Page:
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1980s Computers Explanation of terms
Notes


The SWTPC 6800


SWTP 6800

Manufacturer

Southwestern Technical Products Corporation (US) (An established maker of quality hi-fi equipment.)

The 6800 was imported into the UK and sold by Computer Workshops of London.

Model

6800

Date Launched

July 1975

Price

$395 as a kit,
$495 ready assembled.
These prices were for just the main unit. Keyboard, display, etc. were extra.
E.g. the minimum practical system comprising the 6800, a CT-64 keyboard/display terminal and a cassette unit for data storage cost $1024.90 in kit form.
In Britain, with 4 KB of RAM and a serial interface, the basic unit cost £275 as a kit or Computer Workshops would assemble it for an extra £75.

Microprocessor type

Motorola 6800 @ 0.98 MHz

ROM size

512 bytes containing simple operating system 'MikBug' (supplied by Motorola), including tape load/save routines.

Standard RAM

2 kilobytes

Maximum RAM

32 kilobytes using additional expansion boards and power supply.
Extra RAM cost $45 for 2 kilobytes.

Keyboard type

Various, typewriter style

Supplied language

None
A 3K, and later 8K, BASIC could be loaded from tape.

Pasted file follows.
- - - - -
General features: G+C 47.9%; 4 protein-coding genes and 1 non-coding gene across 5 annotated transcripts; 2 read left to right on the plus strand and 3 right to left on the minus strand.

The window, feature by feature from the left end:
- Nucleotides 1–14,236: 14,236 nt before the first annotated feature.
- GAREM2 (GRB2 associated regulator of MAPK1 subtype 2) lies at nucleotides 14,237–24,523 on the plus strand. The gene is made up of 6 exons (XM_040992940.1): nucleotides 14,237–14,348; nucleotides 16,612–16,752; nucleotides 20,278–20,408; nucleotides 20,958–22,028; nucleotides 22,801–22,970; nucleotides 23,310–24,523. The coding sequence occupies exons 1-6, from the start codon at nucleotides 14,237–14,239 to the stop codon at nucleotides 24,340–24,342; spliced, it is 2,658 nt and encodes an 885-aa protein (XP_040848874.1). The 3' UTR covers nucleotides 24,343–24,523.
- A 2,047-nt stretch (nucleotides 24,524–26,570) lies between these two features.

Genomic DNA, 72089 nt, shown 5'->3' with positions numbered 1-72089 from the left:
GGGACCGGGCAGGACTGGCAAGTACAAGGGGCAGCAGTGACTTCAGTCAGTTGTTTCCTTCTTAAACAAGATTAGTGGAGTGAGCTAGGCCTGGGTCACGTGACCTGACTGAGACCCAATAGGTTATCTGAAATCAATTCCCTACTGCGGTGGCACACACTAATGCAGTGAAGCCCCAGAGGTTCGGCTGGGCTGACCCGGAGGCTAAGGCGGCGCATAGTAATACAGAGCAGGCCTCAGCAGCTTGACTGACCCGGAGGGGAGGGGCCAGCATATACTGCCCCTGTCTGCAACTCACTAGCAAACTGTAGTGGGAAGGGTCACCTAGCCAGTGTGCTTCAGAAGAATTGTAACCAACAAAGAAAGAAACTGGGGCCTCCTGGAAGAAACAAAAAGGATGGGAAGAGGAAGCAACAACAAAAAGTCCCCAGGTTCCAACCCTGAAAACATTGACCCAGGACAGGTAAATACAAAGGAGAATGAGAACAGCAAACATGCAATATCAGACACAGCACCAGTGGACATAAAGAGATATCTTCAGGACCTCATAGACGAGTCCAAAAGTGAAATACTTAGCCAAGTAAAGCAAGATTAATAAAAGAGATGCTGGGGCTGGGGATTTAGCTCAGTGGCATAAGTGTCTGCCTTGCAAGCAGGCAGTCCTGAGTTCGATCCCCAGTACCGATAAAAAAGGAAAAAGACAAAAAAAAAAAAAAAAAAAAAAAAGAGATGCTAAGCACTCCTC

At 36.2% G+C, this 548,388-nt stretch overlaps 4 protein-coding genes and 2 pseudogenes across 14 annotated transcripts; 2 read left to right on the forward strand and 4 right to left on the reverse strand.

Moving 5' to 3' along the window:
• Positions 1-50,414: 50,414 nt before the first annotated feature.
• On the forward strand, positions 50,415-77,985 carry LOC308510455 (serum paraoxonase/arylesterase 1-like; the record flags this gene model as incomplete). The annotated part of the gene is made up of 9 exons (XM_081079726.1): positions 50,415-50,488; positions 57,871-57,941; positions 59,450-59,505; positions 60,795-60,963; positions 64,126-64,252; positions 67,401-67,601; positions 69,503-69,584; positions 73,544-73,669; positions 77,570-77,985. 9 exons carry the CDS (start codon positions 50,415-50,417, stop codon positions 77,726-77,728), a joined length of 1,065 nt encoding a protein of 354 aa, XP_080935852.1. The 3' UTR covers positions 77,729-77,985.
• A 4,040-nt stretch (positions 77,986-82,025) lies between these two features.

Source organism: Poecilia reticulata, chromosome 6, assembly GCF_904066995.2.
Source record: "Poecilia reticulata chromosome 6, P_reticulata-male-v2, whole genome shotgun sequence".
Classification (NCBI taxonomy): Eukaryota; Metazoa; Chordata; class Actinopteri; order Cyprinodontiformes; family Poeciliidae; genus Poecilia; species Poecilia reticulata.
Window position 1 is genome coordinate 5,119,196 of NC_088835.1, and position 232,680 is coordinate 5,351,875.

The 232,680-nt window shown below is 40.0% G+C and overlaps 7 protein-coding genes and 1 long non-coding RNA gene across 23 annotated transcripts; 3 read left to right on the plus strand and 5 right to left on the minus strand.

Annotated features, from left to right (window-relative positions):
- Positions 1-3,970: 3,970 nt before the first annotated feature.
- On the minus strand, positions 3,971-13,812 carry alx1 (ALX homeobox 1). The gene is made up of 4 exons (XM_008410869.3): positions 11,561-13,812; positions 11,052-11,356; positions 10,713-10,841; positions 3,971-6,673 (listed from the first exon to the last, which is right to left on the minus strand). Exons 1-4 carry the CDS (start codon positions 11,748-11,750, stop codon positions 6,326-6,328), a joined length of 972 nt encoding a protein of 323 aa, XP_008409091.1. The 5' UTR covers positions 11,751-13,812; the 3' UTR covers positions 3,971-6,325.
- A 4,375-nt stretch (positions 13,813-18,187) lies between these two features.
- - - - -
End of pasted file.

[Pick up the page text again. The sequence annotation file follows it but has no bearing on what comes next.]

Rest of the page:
Text resolution

32 x 16 characters with TV display adaptor

Graphics resolution

96 x 64 pixels using optional GT-6144 graphics terminal card costing $98.50.

Colours available

Monochrome

Example Screenshot

6800 graphics adaptor screen
The USS Enterprise on the GT-6144 graphics display.

Sound

None

Cassette load speed

300 baud with optional AC-30 cassette interface at $79.50 (£65).

Dimensions (mm)
Weight (grams)

384 x 387 x 178
12000 approx

Special features

Up to 7 expansion cards could be plugged in.
Unlike many other early computers, the internal ROM of the 6800 meant it could be used as soon as it was switched on, rather than having to manually enter a bootstrap program via front-panel switches.

Good points

Could be expanded by the addition of serial and parallel interfaces, (low resolution) graphics, a low-cost ($250) dot matrix printer, even disk drives.
A fairly cheap system compared to other personal computers of the period.
A comprehensive level of documentation was supplied.

Bad points

The basic system was not really usable and several extra components (keyboard and interface, display adaptor, cassette adaptor) had to be added to make a full computer.

How successful?

Uncertain, but the range of accessories suggests it was at least moderately successful.
The 6800 remained popular in the UK for some time because it was cheaper than its rivals such as the Apple II and SWTP set up a factory in Peterborough to make ready-assembled units to order.

Comments

Southwestern Technical Products seem to have provided good support to owners of the 6800, with a full range of expansion options to turn it into a genuinely useful system, whereas some other manufacturers only seemed interested in selling a base unit.
Later the SWTPC 6809 model was released. This was similar to the 6800 but featured the more powerful Motorola 6809 microprocessor and cost $1500 including 48 kilobytes of RAM (a large amount for the 1970s.)



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